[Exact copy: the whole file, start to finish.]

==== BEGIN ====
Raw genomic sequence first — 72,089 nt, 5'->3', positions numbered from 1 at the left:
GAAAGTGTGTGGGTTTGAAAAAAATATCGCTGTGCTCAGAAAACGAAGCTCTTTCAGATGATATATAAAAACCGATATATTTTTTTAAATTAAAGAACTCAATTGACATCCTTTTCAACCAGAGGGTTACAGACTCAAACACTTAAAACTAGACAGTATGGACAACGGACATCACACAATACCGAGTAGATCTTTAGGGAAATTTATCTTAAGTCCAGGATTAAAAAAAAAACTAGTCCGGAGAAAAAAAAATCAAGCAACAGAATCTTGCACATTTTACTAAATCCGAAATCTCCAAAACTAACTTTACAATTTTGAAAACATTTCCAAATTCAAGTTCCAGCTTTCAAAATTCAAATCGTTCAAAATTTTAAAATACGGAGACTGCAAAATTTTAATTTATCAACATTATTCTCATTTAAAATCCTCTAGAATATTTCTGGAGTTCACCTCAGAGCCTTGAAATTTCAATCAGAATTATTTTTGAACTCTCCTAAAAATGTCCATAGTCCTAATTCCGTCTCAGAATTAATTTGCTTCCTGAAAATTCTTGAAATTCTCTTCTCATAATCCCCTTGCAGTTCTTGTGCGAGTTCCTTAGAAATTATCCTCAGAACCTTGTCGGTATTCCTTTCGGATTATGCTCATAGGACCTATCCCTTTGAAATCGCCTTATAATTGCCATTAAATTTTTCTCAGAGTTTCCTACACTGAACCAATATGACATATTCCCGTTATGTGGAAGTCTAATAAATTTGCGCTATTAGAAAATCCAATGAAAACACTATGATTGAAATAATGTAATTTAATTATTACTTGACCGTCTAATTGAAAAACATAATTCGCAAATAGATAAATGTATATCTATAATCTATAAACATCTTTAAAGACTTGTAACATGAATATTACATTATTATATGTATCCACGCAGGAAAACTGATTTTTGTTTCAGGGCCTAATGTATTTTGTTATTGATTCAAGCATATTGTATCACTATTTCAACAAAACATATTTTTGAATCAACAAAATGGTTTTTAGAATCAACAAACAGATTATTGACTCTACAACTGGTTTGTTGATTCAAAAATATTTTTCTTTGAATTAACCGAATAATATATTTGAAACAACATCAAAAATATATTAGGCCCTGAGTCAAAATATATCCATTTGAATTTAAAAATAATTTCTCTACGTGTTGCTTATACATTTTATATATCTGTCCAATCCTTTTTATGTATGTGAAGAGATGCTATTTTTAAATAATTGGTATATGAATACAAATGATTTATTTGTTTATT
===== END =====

Raw genomic sequence first — 72,089 nt, 5'->3', positions numbered from 1 at the left:
GAAAGTGTGTGGGTTTGAAAAAAATATCGCTGTGCTCAGAAAACGAAGCTCTTTCAGATGATATATAAAAACCGATATATTTTTTTAAATTAAAGAACTCAATTGACATCCTTTTCAACCAGAGGGTTACAGACTCAAACACTTAAAACTAGACAGTATGGACAACGGACATCACACAATACCGAGTAGATCTTTAGGGAAATTTATCTTAAGTCCAGGATTAAAAAAAAAACTAGTCCGGAGAAAAAAAAATCAAGCAACAGAATCTTGCACATTTTACTAAATCCGAAATCTCCAAAACTAACTTTACAATTTTGAAAACATTTCCAAATTCAAGTTCCAGCTTTCAAAATTCAAATCGTTCAAAATTTTAAAATACGGAGACTGCAAAATTTTAATTTATCAACATTATTCTCATTTAAAATCCTCTAGAATATTTCTGGAGTTCACCTCAGAGCCTTGAAATTTCAATCAGAATTATTTTTGAACTCTCCTAAAAATGTCCATAGTCCTAATTCCGTCTCAGAATTAATTTGCTTCCTGAAAATTCTTGAAATTCTCTTCTCATAATCCCCTTGCAGTTCTTGTGCGAGTTCCTTAGAAATTATCCTCAGAACCTTGTCGGTATTCCTTTCGGATTATGCTCATAGGACCTATCCCTTTGAAATCGCCTTATAATTGCCATTAAATTTTTCTCAGAGTTTCCTACACTGAACCAATATGACATATTCCCGTTATGTGGAAGTCTAATAAATTTGCGCTATTAGAAAATCCAATGAAAACACTATGATTGAAATAATGTAATTTAATTATTACTTGACCGTCTAATTGAAAAACATAATTCGCAAATAGATAAATGTATATCTATAATCTATAAACATCTTTAAAGACTTGTAACATGAATATTACATTATTATATGTATCCACGCAGGAAAACTGATTTTTGTTTCAGGGCCTAATGTATTTTGTTATTGATTCAAGCATATTGTATCACTATTTCAACAAAACATATTTTTGAATCAACAAAATGGTTTTTAGAATCAACAAACAGATTATTGACTCTACAACTGGTTTGTTGATTCAAAAATATTTTTCTTTGAATTAACCGAATAATATATTTGAAACAACATCAAAAATATATTAGGCCCTGAGTCAAAATATATCCATTTGAATTTAAAAATAATTTCTCTACGTGTTGCTTATACATTTTATATATCTGTCCAATCCTTTTTATGTATGTGAAGAGATGCTATTTTTAAATAATTGGTATATGAATACAAATGATTTATTTGTTTATT